Susan Dix Lyons
Susan Dix Lyons believes that villagers in the impoverished rural community of Boaco, Nicaragua deserve the same quality healthcare she can access from her home in Napa Valley, California, and she has set out to prove it’s possible. As the founder of Clínica Verde she says, “I want to change the paradigm of how we serve the poor. ‘Just enough’ isn’t good enough—everyone wants and deserves dignity. It’s an honor to be able to give that to them.”
“When we first opened our doors in January 2012,” she recalls, “everyone was curious and wanted to come, but they couldn’t believe a building so beautiful was for them, to provide them with health care for free.” The clinic, a sustainably designed building with spaces for community interaction and education, is a symbol of the respect that Susan believes every human being deserves. “Every mother and child matters,” says Susan. “Everyone deserves an opportunity, a chance to dream.”
After two years in operation the clinic provides high-quality health care, delivered with compassion, to more than 1,100 mothers and children each month in one of the poorest regions in Latin America. “One in four pregnancies occurs in girls under the age of 19, and chronic malnutrition is widespread. The poverty is unlike anything we could imagine in the U.S.,” Susan explains. “Once you see that, it’s really hard to turn away.”
Susan’s grandfather was a third-generation journalist who travelled internationally with her grandmother. Their purposeful life and concern for others had a profound influence on Susan. It was their interest in the wider world that prompted her to spend a year in Bogotá, Colombia in 1983 as a 16-year-old student with the Rotary International Youth Exchange. She says, “I came back with an acute sense of my own privilege and the injustices in the world. I wanted to make a difference.”
She volunteered throughout high school and college in homeless shelters, in soup kitchens, and as a Big Sister to a young girl in need. In her senior year of college, Susan started a tutoring program for young boys who were facing criminal trials. “I loved those boys, and it made me realize that I felt most energized and passionate when I was connecting with those who were being left behind,” she says.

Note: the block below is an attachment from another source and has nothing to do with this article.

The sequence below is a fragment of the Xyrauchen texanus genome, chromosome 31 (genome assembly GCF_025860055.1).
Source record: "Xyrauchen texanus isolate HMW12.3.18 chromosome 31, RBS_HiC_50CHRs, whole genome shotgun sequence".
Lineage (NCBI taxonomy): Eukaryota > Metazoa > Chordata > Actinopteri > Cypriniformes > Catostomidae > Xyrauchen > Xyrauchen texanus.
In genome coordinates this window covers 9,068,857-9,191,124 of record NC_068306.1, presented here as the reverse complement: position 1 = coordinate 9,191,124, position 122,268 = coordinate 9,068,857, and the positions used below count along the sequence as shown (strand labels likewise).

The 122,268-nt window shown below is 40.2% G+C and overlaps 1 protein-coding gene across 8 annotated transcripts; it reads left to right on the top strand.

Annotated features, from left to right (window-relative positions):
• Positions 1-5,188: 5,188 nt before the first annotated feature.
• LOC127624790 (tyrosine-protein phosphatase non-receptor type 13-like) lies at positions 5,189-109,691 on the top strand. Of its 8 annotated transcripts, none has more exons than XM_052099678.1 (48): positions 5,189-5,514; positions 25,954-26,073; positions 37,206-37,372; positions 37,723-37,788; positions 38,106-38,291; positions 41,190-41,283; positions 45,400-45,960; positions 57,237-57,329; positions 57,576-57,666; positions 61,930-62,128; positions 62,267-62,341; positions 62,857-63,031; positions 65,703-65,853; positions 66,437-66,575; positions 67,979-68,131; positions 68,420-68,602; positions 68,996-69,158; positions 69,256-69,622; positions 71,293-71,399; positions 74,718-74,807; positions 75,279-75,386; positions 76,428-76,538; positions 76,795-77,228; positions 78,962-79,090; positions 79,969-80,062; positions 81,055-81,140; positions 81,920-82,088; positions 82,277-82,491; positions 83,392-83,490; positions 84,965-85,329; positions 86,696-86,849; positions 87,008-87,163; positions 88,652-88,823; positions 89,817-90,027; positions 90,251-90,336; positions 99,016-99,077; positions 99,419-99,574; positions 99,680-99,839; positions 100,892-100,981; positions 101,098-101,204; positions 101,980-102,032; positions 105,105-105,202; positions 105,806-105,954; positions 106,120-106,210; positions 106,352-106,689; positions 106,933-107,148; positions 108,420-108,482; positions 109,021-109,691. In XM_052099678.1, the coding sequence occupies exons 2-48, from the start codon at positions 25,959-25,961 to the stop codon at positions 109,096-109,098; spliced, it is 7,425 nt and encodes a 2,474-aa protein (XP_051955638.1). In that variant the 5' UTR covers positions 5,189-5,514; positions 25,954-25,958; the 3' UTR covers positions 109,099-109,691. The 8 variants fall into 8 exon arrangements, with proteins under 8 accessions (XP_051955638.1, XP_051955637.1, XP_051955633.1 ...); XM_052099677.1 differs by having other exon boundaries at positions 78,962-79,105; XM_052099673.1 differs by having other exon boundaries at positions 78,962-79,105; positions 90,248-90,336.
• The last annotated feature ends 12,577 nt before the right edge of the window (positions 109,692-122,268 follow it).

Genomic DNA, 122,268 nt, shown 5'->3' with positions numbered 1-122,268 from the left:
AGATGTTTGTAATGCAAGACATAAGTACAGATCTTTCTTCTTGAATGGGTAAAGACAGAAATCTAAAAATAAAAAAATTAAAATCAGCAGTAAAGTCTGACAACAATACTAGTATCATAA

In 2000, as a young journalist fresh out of college, Susan covered Nicaragua’s presidential election between Sandinista revolutionary Daniel Ortega and Violeta Chamorro, the widow of Pedro Chamorro. Pedro was the editor of the leading opposition paper to the brutal Somoza family dictatorship until his assassination in 1978. Pedro and Violeta had been good friends with Susan’s grandparents, and Susan remembered hearing stories of the Chamorros’ courage around the dinner table. Violeta won that election and rekindled Susan’s interest in the country she had heard about as a child.
Clínica Verde became a reality after four and a half years of hard work that began when Susan and her husband Tim went to Nicaragua with a group of friends who were building houses in rural villages. The poverty she witnessed first- hand on that trip moved her to do something more. At first she sent medical equipment to a local hospital, but she realized that sending goods was not the way she could best meet the people’s need for high-quality care.
Clínica Verde was created to fill that need. Susan today serves as CEO, and Cristiana Chamorro, Pedro and Violeta’s daughter and director of the Violeta Chamorro Foundation, is a Clínica Verde board member. Their friendship continues the family legacy that began many years ago.
For Susan, the work of Clínica Verde begins with health but reaches far beyond. “My goal will be realized when I see girls who were selling tortillas on the side of the road getting an education, believing in their strength and voice, and moving forward in their lives to help create change themselves,” Susan says. “Clínica Verde will be a bridge to transformation.”